Who halts Climate Change?
The term “Climate Change” is in danger of becoming a cliché before most people understand what it is and what it means – including the experts!
It seems that climate change has become an issue overnight but in fact some scientists were ringing the alarm bells decades ago. Being a sceptical lot it has taken that long for the rest of the science community to accept the truth of those early revelations.
The rhetoric of government, big business, competing scientists and experts and other interest groups can make the issues and solutions seem daunting. The complexity of the climate change issue is no excuse for indifference though. The situation may be the result of a complex web of causes but the one common element throughout is humans!
We New Zealanders have one of the highest per capita greenhouse gas emissions in the world. We might complain that the growth of industry in China and India is having a devastating impact on the environment but the fact is that their per capita emissions are much lower than ours.
It is would be careless to view New Zealand as an insignificant source of environmental impacts in a global sense and therefore do nothing. It is would also be remiss to see ourselves as individuals in isolation and wonder what difference a single person can possibly make to such a big problem. The fact is we are not insignificant and we are not isolated. We are parts of families, communities, cities or provinces, regions, nations and a global civilisation.
The fact is that individual New Zealanders must take responsibility, just like everybody else, if we are to halt the human impact on climate. Individual consumers hold more power than you might think. All change is initiated and championed by individuals in the beginning. Ultimately governments might regulate change but only after there is a groundswell of citizens demanding it.
What to do
The major cause of climate change is the emission of greenhouse gases mostly from the burning of fossil fuels – coal, oil and gas and their derivatives. The presence of higher levels of these gases is warming up the atmosphere which affects global climate patterns which in turn affects global ecosystems and everything in them.
Fossil fuels are ubiquitous in our society. They are used in the production, processing, packaging and distribution of nearly everything we consume – food and groceries, clothes, homewares (and homes!), cosmetics and pharmaceuticals, books and magazines, electricity and electronic goods, heating, transport and travel, the list goes on.
Needless to say, a fundamental strategy for reducing the emission of greenhouse gases is to consume less of everything. This is not as hard as it sounds and in many cases this strategy may also benefit your health, your wallet and your quality of life. Energy-efficiency tactics fall into this category as do any initiatives to reduce waste like recycling and reusing. Other tactics, from the use of public transport or biking to buying local organic food or buying second-hand goods, will all help reduce energy consumption. These sorts of efforts are crucial but ultimately viable alternatives (that are effective, sustainable and eco-friendly) must be developed and employed to replace the use of fossil fuels.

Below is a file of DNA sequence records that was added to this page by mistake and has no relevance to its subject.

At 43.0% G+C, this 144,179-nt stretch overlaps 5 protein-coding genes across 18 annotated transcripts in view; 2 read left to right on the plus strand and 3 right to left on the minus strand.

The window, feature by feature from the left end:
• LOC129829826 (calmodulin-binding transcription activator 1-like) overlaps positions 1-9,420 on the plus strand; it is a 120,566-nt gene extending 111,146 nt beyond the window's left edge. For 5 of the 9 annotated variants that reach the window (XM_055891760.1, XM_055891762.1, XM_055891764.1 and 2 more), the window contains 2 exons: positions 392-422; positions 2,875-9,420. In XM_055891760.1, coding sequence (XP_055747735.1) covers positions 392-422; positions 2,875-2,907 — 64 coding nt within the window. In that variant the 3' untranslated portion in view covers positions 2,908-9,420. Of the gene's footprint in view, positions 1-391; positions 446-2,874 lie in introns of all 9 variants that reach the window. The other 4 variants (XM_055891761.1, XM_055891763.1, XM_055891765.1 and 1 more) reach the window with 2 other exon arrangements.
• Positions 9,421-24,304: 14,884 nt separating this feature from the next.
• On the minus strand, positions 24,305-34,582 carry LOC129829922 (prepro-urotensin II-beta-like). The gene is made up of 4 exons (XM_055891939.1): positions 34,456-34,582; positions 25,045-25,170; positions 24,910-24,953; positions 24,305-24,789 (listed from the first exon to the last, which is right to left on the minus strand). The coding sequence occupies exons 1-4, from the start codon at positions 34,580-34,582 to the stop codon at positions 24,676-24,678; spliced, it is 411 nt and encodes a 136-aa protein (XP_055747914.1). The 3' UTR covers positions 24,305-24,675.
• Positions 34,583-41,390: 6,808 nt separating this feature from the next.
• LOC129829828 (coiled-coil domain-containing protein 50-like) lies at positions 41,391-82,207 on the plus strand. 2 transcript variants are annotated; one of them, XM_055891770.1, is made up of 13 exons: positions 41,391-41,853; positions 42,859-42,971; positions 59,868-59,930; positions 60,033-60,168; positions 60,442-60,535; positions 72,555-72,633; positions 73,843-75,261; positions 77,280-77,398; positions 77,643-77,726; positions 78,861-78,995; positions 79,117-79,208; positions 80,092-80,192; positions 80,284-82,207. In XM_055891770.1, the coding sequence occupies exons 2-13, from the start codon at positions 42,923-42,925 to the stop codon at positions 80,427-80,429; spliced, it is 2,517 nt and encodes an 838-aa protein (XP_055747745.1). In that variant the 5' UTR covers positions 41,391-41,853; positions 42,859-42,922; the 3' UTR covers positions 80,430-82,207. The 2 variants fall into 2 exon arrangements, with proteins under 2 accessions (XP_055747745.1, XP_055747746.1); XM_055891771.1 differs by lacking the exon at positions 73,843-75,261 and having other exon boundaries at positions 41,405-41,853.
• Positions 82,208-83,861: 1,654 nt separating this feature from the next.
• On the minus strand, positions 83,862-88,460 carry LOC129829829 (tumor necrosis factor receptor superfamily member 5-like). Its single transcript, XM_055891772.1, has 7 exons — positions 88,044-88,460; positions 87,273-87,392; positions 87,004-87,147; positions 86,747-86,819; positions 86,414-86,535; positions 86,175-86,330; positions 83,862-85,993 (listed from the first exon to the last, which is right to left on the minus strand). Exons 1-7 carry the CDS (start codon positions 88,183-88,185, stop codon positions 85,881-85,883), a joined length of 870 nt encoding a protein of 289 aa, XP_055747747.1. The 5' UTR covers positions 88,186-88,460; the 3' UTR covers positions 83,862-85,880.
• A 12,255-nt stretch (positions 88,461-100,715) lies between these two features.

The second fundamental strategy to reduce the amount of C02 in the atmosphere is to ‘offset’ the remainder of our emissions (after we have reduced them). ‘Offsetting’ is a term that refers to the process of compensating for the greenhouse gases that are emitted as a result of our consumption and other activities. There are many ways to offset emissions from planting trees to buying efficient wood-burners for people who can’t afford them. The easiest way to offset is to buy offset credits from an accredited company who invests your money into these initiatives on your behalf.
Reduction first, clean alternatives second, offset third.
The Econation website features many practical solutions that you can implement in order to lead a more eco-friendly, healthy and sustainable lifestyle. It is important that you realise that all of these solutions can improve your quality of life.
- A plan of action would be:
- Use a carbon calculator to see where you can reduce emissions
- Find out more about the solutions that are appropriate for you
- Prioritise the solutions and set budgets and timeframes
- Start implementing the solutions – one at a time
- Use the calculator again to measure your new emissions
- Pay for emission offset credits